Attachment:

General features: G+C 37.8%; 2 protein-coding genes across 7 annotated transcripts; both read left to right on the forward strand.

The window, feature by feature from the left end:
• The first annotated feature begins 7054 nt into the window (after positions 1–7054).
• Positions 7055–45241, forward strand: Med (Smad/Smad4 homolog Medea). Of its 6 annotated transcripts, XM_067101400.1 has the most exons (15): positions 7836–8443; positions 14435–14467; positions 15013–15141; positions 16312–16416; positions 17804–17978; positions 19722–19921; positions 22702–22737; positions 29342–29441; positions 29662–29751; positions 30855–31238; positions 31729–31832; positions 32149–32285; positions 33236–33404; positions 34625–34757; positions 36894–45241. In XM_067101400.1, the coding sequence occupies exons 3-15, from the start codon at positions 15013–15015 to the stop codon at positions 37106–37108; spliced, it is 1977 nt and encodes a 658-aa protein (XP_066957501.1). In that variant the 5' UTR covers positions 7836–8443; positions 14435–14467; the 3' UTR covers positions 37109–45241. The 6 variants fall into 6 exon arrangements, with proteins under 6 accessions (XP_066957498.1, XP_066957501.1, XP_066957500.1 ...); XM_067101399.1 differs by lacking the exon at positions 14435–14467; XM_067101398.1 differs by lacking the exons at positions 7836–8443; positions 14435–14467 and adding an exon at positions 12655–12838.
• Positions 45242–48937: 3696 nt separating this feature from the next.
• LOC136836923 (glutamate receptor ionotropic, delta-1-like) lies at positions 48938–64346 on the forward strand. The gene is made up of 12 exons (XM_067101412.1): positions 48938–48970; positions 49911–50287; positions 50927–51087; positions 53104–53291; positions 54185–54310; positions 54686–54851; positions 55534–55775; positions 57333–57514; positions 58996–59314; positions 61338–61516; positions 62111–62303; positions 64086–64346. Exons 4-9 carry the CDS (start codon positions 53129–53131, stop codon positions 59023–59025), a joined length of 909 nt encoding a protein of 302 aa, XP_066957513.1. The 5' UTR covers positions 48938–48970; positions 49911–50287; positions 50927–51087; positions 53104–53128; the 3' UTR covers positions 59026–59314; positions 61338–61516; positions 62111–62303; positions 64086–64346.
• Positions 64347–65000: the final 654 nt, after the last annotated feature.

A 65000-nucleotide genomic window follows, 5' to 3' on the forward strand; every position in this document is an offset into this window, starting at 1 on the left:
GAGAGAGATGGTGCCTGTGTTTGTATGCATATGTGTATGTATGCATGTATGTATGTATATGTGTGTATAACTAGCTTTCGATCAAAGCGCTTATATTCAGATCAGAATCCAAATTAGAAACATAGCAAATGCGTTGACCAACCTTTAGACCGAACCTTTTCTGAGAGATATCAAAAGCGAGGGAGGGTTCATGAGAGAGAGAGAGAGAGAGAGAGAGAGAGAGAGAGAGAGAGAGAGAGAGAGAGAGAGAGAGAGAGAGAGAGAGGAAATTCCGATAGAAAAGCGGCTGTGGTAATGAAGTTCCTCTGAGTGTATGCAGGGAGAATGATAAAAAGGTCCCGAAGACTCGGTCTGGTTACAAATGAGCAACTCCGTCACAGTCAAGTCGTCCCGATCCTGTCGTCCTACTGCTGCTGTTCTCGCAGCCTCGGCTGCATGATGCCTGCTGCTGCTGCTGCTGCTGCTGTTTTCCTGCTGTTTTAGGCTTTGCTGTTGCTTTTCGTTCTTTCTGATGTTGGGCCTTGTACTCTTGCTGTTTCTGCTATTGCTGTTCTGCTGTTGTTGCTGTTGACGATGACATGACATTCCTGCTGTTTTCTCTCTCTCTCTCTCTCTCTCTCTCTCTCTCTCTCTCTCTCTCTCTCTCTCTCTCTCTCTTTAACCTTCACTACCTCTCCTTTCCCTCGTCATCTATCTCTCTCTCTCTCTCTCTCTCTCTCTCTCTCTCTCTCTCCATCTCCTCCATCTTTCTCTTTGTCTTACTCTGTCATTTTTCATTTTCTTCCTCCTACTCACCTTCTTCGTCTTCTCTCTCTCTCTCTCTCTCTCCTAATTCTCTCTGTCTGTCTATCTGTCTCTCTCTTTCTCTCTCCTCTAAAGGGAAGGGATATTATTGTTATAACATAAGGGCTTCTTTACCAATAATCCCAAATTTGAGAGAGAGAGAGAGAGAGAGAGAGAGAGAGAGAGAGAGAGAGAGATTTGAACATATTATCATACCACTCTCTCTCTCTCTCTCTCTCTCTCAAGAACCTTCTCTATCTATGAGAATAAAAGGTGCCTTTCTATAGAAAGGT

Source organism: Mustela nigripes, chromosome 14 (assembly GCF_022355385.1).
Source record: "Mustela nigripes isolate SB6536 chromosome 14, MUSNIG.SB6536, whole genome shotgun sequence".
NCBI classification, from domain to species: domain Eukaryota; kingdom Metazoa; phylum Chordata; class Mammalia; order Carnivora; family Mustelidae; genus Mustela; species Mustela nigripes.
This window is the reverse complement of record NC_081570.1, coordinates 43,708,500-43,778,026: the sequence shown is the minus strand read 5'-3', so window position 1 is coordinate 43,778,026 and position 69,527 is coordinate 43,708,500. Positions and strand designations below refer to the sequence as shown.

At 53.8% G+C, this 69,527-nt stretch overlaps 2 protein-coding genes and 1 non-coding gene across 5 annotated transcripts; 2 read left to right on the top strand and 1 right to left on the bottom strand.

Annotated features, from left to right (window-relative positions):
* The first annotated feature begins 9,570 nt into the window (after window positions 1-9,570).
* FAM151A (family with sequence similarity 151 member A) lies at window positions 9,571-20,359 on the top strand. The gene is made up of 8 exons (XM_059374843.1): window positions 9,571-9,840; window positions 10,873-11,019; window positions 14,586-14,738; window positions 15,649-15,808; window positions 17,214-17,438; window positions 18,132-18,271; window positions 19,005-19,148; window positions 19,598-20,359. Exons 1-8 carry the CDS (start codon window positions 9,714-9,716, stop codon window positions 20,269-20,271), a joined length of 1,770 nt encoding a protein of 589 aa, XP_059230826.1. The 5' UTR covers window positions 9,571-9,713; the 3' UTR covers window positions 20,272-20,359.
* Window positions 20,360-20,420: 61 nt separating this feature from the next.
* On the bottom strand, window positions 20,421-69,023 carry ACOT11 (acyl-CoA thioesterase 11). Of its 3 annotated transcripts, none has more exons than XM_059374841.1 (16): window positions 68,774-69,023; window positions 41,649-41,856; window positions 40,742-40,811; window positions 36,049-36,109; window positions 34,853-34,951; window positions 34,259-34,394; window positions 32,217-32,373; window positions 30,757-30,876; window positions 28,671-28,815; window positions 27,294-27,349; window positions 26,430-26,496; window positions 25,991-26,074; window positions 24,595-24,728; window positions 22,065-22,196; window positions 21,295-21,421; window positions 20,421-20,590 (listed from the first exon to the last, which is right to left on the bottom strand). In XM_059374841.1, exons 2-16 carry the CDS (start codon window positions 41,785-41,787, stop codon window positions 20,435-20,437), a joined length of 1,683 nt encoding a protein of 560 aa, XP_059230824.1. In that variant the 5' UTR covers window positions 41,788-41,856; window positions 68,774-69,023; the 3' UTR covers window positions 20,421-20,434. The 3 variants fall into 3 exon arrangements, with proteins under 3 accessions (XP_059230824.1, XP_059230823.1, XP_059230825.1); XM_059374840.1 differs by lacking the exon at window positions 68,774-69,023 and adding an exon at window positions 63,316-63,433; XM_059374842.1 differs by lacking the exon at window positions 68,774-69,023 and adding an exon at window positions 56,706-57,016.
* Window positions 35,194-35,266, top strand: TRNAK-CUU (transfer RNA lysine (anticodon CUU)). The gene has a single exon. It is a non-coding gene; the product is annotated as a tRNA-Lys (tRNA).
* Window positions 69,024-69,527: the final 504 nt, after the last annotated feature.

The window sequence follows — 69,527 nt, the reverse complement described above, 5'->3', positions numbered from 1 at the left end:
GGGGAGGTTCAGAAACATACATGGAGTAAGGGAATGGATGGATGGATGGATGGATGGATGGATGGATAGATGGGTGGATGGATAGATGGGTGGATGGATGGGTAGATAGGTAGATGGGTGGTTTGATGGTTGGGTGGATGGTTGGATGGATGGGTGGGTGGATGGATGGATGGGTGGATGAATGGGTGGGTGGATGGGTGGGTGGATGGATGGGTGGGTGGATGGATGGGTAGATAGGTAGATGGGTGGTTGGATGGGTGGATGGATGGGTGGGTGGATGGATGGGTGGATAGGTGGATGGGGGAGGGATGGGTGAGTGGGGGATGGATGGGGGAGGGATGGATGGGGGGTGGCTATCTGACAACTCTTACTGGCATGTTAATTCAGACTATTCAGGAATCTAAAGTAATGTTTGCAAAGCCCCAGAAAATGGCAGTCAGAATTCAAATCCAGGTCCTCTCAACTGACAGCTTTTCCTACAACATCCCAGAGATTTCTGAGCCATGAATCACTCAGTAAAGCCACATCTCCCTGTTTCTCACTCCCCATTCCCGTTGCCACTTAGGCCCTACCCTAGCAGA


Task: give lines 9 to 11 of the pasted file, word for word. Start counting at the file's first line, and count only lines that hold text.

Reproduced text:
GAGAGAGATGGTGCCTGTGTTTGTATGCATATGTGTATGTATGCATGTATGTATGTATATGTGTGTATAACTAGCTTTCGATCAAAGCGCTTATATTCAGATCAGAATCCAAATTAGAAACATAGCAAATGCGTTGACCAACCTTTAGACCGAACCTTTTCTGAGAGATATCAAAAGCGAGGGAGGGTTCATGAGAGAGAGAGAGAGAGAGAGAGAGAGAGAGAGAGAGAGAGAGAGAGAGAGAGAGAGAGAGAGAGAGAGAGAGGAAATTCCGATAGAAAAGCGGCTGTGGTAATGAAGTTCCTCTGAGTGTATGCAGGGAGAATGATAAAAAGGTCCCGAAGACTCGGTCTGGTTACAAATGAGCAACTCCGTCACAGTCAAGTCGTCCCGATCCTGTCGTCCTACTGCTGCTGTTCTCGCAGCCTCGGCTGCATGATGCCTGCTGCTGCTGCTGCTGCTGCTGTTTTCCTGCTGTTTTAGGCTTTGCTGTTGCTTTTCGTTCTTTCTGATGTTGGGCCTTGTACTCTTGCTGTTTCTGCTATTGCTGTTCTGCTGTTGTTGCTGTTGACGATGACATGACATTCCTGCTGTTTTCTCTCTCTCTCTCTCTCTCTCTCTCTCTCTCTCTCTCTCTCTCTCTCTCTCTCTCTCTCTTTAACCTTCACTACCTCTCCTTTCCCTCGTCATCTATCTCTCTCTCTCTCTCTCTCTCTCTCTCTCTCTCTCTCTCCATCTCCTCCATCTTTCTCTTTGTCTTACTCTGTCATTTTTCATTTTCTTCCTCCTACTCACCTTCTTCGTCTTCTCTCTCTCTCTCTCTCTCTCCTAATTCTCTCTGTCTGTCTATCTGTCTCTCTCTTTCTCTCTCCTCTAAAGGGAAGGGATATTATTGTTATAACATAAGGGCTTCTTTACCAATAATCCCAAATTTGAGAGAGAGAGAGAGAGAGAGAGAGAGAGAGAGAGAGAGAGAGAGATTTGAACATATTATCATACCACTCTCTCTCTCTCTCTCTCTCTCTCAAGAACCTTCTCTATCTATGAGAATAAAAGGTGCCTTTCTATAGAAAGGT

Source organism: Mustela nigripes, chromosome 14 (assembly GCF_022355385.1).
Source record: "Mustela nigripes isolate SB6536 chromosome 14, MUSNIG.SB6536, whole genome shotgun sequence".